Impact: This is the first study to link epidemiological and qualitative research of older adults with low back pain to the WHO’s ICF framework, which measures health and disability. This will assist chiropractors in the evaluation and management of their patients, improve comparison of global data across health disciplines and communication between health care workers, researchers, and other stakeholders.



Title: Systemic inflammatory biomarkers and brain functional connectivity: Identifying a neuroinflammatory signature in patients with idiopathic chronic neck pain?

Award: $25,000

Lead: Dr. Felipe Duarte, Canadian Memorial Chiropractic College

Impact:  This study expands Dr. Duarte’s previously approved Functional magnetic resonance imaging (fMRI) project by adding a control group and blood inflammatory biomarker analysis which will evaluate the relationship between peripheral inflammatory biomarkers, brain functional connectivity, and clinical outcomes across all groups.



Title: Measurement of spinal mobilization biomechanical parameters in the preschool pediatric population

Award: $13,000

Leads: Dr. Isabelle Pagé & Dr. Chantal Doucet, Université du Québec à Trois-Rivières  

Impact: This ground-breaking study will measure the biomechanics of Spinal manipulation (SM) and mobilization (MOB) in children under 5 years of age using a pressure sensing glove system known as TekscanTM. The goal is to improve safety, explore the underlying mechanisms of MSK disorders and provide important clinical data to improve training of chiropractic students.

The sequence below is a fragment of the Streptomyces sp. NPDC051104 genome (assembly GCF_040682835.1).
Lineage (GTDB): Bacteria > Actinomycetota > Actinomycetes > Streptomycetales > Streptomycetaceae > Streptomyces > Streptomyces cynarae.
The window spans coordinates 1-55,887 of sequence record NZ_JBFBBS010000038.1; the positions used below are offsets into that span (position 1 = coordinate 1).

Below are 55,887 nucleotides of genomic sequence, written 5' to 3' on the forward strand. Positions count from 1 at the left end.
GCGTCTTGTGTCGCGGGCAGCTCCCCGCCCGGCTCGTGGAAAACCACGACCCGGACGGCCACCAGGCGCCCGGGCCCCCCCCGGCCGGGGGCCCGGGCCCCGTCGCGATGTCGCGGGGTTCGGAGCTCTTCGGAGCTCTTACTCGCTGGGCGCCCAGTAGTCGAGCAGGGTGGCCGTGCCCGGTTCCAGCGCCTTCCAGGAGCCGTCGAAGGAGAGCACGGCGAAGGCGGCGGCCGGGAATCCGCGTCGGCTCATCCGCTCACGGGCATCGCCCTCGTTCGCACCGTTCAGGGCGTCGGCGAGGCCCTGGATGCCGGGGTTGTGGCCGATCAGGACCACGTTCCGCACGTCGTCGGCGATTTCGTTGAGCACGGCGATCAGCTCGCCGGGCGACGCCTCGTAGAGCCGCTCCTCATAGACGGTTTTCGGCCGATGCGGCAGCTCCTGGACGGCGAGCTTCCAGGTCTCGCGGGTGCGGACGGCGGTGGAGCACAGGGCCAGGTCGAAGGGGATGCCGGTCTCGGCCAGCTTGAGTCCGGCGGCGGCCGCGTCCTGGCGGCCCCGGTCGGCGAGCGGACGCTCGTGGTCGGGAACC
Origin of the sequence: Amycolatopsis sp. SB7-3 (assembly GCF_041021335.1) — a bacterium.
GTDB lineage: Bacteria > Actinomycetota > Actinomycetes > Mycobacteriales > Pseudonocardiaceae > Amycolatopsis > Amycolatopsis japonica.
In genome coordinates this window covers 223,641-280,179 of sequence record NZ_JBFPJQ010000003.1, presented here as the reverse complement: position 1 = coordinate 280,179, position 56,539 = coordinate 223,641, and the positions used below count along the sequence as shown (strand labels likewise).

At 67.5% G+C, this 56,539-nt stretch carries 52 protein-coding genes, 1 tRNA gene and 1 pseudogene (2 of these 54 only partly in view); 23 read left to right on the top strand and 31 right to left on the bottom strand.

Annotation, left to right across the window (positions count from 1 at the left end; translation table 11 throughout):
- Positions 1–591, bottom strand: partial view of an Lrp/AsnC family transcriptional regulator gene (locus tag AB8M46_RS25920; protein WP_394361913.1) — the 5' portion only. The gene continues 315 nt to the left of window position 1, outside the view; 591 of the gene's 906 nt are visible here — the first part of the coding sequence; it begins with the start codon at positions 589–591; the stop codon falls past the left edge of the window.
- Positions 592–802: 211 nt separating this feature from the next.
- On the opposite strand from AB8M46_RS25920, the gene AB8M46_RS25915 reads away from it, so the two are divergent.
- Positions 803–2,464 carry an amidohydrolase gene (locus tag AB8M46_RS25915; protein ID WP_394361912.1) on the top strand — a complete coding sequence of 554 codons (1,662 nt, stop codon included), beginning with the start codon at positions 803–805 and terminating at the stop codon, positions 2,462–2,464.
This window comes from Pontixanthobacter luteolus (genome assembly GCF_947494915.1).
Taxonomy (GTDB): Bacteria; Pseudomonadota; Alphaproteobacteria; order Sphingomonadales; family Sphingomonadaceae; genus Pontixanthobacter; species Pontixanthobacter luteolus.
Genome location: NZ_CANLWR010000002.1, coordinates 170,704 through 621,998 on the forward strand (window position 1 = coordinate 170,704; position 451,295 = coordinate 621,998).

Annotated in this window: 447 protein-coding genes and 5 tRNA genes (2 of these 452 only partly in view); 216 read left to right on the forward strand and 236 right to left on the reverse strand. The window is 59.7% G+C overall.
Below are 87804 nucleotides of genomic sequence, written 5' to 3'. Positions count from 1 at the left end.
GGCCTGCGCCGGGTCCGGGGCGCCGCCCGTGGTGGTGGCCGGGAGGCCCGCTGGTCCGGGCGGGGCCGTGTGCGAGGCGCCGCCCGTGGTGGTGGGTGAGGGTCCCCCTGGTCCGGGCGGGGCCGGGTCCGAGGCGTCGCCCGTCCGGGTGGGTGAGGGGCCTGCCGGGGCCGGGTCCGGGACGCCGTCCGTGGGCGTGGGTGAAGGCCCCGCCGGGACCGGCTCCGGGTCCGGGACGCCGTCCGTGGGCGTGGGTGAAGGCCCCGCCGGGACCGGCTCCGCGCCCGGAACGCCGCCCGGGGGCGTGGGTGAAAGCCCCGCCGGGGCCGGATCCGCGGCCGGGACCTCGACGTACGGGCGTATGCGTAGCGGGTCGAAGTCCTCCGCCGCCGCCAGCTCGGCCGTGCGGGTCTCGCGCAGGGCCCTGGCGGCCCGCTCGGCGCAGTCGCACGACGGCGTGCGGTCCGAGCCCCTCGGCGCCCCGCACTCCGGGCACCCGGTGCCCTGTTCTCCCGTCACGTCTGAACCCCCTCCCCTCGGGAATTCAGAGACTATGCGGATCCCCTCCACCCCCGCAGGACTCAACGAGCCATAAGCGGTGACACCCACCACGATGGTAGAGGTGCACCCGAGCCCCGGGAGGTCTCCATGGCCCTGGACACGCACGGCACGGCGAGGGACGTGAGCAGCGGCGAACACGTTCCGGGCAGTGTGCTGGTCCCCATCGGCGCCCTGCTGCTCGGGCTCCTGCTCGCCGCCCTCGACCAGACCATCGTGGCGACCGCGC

Title: Developing the first evidence-based operationalization of pain-related suffering: A foundational step to targeting the reduction of suffering among people living with pain.

Award: $25,000     Status: Complete

Lead: Dr. Peter Stilwell, School of Physical & Occupational Therapy – The Royal Institution for the Advancement of Learning/McGill University

Impact: Building on previous work, Dr. Stilwell seeks to fill an important gap by determining the first evidence-based definition of pain-related suffering. His multi-disciplinary team will combine qualitative, quantitative and knowledge transfer methodologies to help clinicians better understand how patients are affected by this experience.


Title: Practitioners’ Beliefs, Experiences, and Perceptions of Cultural Health Disparities in the Delivery of Chiropractic and Physiotherapy Services in Canada: A Qualitative Study

Award: $10,500   Status: Complete

Leads: Dr. Nora Bakaa & Luciana Macedo, McMaster University

Impact: Equitable delivery of rehabilitation services and improved access to care will improve health outcomes for all Canadians. This project will examine the unique challenges faced by Canadian chiropractors and physiotherapists with respect to care delivery. Using data from a large-scale cross-sectional survey that assessed diversity and cultural competency important and current social disparities within the Canadian health care system will be identified.

Title: C-prior: Implementation of the MAINTAIN instrument for patients with dysfunctional spinal pain – a randomized clinical trial

Partial Award: $45,000  
Lead: Dr. Martha Funabashi, Canadian Memorial Chiropractic College (CMCC)
Impact: This randomized clinical trial will investigate the implementation of the MAINTAIN instrument in clinical practice and tracking its effectiveness and cost-effectiveness compared to standard chiropractic care.